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10 things more important than money

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Some areas of life are far more important than the girth of your investment portfolio or the size of your bank account.

money heart | © wladimir1804 - stock.adobe.com

© wladimir1804 - stock.adobe.com

In the past few decades, healthcare has focused on money as a metric of practice success. Yes, we can only have a comfortable livelihood with money. Still, some areas of life are far more important than the girth of your investment portfolio or the size of your bank account. This blog will focus on ten areas, perhaps even more important than money.

1. Family

Physicians often see their primary role as financial providers for their families. Such a focus rationalizes making sacrifices for the sake of our work and our careers. We also justify placing work before family as we are taught the virtues of a strong work ethic; I remember growing up that the advice was to study hard and you can go to college. Study harder, and you can go to medical school. Graduate from medical school and work 60-80 hours a week, and you will make a lot of money. If you make lots of money, you will be happy. Unfortunately, that is not a roadmap to happiness.

Your significant other, your parents, and your children should come first. They are much more important than seeing one more patient or doing one more operation. I recall Rabbi Harold Kushner's advice: "I never saw a man on his death bed who said, 'I should have spent one more day at the office.' But said, 'I wish I would have spent more time with my family.'" You must make time for your family and place the highest priority on spending quality time with your family.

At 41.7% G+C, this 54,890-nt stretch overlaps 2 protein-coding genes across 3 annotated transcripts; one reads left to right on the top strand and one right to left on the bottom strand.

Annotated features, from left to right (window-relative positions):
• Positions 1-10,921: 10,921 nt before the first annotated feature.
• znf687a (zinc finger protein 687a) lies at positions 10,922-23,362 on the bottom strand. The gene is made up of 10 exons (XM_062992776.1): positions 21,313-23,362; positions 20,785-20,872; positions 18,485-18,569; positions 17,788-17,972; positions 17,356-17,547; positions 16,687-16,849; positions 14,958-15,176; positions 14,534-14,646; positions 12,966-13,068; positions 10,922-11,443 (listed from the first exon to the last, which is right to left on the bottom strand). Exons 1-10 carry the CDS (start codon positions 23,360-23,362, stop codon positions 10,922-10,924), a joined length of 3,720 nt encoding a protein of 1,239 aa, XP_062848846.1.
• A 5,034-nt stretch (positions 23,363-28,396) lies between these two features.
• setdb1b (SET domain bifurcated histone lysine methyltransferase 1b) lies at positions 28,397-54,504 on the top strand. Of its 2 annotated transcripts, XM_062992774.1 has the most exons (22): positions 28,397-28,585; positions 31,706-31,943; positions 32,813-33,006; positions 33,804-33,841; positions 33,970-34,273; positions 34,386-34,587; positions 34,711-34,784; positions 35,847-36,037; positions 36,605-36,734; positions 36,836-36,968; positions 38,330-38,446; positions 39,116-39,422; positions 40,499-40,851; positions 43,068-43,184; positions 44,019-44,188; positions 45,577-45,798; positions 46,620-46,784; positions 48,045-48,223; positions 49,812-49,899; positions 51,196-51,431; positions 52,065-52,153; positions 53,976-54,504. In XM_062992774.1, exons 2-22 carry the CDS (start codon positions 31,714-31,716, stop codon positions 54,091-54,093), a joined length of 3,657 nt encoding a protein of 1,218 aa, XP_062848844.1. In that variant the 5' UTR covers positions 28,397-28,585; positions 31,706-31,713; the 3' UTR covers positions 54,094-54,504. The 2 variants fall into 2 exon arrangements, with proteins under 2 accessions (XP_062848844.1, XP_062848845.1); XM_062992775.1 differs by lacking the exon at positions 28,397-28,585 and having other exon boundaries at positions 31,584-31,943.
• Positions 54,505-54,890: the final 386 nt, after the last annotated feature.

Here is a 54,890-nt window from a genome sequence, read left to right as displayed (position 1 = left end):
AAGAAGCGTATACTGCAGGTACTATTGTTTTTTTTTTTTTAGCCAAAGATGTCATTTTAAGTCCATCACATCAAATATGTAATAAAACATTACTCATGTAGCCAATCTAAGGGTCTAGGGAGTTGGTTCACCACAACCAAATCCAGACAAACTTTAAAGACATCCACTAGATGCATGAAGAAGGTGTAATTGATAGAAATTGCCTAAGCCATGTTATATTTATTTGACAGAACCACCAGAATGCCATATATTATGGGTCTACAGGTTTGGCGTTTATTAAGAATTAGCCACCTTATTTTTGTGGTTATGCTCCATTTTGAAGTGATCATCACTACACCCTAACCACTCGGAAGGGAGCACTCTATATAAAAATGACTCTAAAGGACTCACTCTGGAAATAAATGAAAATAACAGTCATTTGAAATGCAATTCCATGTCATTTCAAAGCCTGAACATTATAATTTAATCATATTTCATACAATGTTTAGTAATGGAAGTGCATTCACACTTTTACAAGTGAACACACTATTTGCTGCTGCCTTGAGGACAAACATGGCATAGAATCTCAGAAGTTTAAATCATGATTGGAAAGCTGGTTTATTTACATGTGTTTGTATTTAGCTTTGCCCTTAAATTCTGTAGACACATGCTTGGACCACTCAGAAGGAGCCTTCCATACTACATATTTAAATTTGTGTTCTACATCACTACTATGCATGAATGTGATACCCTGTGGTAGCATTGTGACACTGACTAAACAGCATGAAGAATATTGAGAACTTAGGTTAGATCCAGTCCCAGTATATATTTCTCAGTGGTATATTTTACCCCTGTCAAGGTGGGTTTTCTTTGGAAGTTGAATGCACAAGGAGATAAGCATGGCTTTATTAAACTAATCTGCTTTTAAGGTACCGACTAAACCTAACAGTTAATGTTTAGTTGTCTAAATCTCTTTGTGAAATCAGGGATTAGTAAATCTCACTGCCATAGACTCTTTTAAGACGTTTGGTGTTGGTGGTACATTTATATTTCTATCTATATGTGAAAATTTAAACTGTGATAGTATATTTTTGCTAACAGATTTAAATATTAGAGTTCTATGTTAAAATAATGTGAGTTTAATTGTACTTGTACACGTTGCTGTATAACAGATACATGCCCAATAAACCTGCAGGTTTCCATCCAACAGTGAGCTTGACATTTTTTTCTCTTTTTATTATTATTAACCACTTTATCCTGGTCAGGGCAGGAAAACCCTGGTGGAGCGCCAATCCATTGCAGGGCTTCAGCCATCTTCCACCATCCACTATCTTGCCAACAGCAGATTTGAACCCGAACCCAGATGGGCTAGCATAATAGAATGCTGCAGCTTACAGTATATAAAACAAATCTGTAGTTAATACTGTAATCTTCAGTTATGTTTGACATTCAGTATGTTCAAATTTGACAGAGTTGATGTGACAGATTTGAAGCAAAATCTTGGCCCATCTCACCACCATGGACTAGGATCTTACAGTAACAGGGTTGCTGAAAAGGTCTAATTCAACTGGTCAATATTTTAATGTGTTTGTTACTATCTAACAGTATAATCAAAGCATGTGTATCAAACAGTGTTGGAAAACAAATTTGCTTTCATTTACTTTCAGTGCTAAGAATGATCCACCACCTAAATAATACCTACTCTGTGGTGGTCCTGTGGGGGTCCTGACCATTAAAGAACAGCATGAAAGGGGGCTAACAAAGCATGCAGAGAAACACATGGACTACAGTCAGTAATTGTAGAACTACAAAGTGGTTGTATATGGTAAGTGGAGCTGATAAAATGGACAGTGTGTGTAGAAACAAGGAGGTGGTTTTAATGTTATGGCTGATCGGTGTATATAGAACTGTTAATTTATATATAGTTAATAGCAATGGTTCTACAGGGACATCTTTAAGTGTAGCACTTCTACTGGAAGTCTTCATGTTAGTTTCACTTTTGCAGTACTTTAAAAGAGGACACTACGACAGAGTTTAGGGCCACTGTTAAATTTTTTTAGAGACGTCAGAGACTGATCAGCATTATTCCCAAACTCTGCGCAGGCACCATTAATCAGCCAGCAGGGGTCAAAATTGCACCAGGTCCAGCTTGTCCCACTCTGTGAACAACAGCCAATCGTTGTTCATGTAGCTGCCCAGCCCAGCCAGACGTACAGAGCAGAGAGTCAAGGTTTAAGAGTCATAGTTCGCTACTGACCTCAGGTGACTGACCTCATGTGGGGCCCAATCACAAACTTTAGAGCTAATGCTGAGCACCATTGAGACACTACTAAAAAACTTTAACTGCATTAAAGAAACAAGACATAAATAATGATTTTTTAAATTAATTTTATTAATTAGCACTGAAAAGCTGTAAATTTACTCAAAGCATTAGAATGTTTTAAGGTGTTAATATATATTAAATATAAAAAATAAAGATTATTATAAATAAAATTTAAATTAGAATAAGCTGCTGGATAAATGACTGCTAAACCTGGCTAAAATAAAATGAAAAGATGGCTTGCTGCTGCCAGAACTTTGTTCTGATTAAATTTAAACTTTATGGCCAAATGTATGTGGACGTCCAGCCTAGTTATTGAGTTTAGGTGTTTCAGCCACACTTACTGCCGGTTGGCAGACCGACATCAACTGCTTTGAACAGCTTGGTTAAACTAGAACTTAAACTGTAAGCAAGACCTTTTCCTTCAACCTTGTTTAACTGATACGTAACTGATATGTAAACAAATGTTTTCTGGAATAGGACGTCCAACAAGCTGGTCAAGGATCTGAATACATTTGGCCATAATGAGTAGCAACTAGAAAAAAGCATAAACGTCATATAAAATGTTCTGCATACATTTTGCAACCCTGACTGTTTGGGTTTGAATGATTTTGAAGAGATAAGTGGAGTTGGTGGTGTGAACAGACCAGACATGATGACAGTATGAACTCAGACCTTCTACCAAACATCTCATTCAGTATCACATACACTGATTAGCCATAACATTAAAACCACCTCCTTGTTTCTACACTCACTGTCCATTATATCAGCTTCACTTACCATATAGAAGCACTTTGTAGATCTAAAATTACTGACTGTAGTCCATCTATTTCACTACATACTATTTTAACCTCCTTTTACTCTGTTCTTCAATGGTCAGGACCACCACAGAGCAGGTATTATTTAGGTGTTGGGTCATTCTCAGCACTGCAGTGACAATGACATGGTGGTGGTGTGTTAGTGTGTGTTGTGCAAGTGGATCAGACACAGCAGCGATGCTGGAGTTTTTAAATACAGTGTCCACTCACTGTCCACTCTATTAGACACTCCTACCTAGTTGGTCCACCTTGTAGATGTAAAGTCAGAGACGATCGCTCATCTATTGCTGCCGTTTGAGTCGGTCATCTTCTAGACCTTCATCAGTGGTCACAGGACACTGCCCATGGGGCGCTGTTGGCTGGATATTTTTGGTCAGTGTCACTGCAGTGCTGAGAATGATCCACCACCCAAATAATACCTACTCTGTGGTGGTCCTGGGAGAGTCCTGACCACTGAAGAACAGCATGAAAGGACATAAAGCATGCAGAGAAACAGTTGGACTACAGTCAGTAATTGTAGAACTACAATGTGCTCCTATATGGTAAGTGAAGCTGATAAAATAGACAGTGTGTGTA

2. Friends

Physicians are often too busy climbing the ladder of success and may need more time for their friends. We live in a consumer-oriented society where so much is disposable. Don't fall into the trap of allowing your friends to be disposable. If you have friends you can turn to in a time of need who will listen and be there for you, that is more important than money. My take-home message is to take time to invest in your friendships, both old and new.

3. Your health

As doctors, we are surrounded by stress. We have a sedentary occupation, don't have a regular exercise program, and are frequently sleep-deprived. Being caught up in our careers and working long hours may lead to neglecting our health. Too many physicians don't find time to get an annual examination by a colleague or fail to participate in screening tests like mammograms, PSA testing, and regular colonoscopies.

4. Children